Monday, September 10, 2012

The bridge on the river Kwai

One of the most famous bridge in the world is about 2h drive from Bangkok. Having tried to reach it by the weekend tourist train previously (and having miserably failed), this time we did a bit more planning and it was worth it!

We got a car to drive us past the latest station of the death railway, all the way to the hellfire pass memorial.

Quick history reminder:

The 415km of the death railway connecting Thailand to Burma were built between 1942 and 1943 by the prisoners of war (mainly Australian, British, American and Dutch) and south east asian workers under Japanese order.

The conditions were terrible and during some period death rate was above 40%. A lot of the railway was bombed by the allies in 1945 with many bridges destroyed, a significant length is also now under water at a dam near the 3 pagodas pass. The only part still in use is between Nam Tock and Bangkok, passing Kantchanaburi and the famous river Kwai bridge.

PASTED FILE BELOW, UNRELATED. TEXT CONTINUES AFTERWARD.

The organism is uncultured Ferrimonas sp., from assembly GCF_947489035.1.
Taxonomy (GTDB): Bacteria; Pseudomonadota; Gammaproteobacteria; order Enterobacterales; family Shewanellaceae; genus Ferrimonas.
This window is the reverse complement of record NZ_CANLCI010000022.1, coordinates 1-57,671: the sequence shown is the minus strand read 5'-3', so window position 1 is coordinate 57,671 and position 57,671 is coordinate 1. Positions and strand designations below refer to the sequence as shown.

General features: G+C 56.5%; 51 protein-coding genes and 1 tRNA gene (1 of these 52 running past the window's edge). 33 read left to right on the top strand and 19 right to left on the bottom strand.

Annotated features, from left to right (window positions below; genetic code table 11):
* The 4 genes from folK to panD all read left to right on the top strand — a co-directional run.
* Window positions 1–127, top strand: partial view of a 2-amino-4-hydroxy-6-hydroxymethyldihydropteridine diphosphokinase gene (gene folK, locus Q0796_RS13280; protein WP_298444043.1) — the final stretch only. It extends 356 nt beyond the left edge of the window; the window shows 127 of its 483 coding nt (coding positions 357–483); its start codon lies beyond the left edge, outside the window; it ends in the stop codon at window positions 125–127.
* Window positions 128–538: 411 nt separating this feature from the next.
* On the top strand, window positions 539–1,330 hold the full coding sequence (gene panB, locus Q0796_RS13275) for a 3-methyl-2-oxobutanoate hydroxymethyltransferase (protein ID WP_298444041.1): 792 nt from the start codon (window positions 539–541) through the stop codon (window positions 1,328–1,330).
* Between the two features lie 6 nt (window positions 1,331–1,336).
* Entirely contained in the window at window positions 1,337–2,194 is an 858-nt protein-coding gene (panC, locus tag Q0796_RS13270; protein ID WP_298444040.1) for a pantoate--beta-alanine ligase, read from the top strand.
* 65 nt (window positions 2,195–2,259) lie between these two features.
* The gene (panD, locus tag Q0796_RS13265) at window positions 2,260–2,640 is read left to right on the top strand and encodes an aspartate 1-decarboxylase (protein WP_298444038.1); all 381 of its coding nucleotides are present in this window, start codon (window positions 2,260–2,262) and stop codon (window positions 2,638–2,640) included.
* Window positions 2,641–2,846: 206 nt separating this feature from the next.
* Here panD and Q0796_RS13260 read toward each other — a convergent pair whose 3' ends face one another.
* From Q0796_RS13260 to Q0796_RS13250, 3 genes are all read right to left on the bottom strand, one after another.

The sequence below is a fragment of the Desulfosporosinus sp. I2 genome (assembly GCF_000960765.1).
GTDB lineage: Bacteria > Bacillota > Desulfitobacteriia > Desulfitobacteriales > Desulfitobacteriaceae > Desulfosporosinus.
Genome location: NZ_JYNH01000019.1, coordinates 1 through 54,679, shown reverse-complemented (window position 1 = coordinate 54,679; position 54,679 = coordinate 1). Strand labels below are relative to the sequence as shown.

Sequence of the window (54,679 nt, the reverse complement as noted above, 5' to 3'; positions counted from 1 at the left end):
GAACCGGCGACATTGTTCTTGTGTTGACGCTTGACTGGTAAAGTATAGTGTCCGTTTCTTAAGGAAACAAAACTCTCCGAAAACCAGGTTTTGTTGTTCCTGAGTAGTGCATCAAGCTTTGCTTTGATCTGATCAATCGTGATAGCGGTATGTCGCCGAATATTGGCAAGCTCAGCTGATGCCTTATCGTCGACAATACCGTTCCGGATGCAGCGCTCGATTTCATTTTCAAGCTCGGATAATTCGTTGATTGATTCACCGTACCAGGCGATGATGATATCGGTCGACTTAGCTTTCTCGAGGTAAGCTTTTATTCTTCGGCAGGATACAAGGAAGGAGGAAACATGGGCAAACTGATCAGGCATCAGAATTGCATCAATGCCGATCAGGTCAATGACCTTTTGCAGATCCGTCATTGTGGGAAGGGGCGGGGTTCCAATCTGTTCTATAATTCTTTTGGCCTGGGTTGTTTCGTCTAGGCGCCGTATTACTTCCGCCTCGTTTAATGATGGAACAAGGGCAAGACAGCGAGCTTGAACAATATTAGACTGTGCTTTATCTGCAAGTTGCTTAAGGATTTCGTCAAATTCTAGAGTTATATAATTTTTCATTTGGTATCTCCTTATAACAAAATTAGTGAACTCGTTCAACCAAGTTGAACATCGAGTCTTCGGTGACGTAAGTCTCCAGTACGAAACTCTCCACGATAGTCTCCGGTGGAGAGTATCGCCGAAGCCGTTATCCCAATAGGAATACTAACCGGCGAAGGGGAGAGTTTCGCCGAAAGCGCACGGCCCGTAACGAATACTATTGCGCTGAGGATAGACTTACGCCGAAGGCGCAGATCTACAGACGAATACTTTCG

Note that the river was re named after the film as originally the death railway followed the river Kwai for kilometers but never crossed it, but it did cross several times the river Mae Kwong which was then renamed big Kwai. (isn't Asia amazing to sort these little details out? No problem, just rename the river! As long as the tourists come...)

Back to our visit. At the memorial, we walked some part of the railway up to the hellfire pass, the longest cutting made in the rock in the railway.

I can confirm that it is hot, sticky and there are a lot of mosquitoes. The view across the valley are stunning but I don't think the guys got to enjoy that very much.

The memorial is very interesting and was built by the Australians, it really gives a feeling for the atrocious conditions the men worked and lived in as well as the incredible accomplishment of building such a railway on a route passing jungle, canyons and rivers.

Our driver then dropped us as Nam Tock so we got to ride the train from the terminus to Kantchanaburi passing the bridge on the way. The bridge is a bit of a disappointment on its own but the journey was great and the views again beautiful.

On arrival at Kantchanaburi, we paid our respect at the war cemetery and went for a tour of the JEATH museum before driving back to Bangkok.


Final note, the western pronunciation of Kwai means water buffalo, the correct pronunciation is "ware" like in Tupperware!


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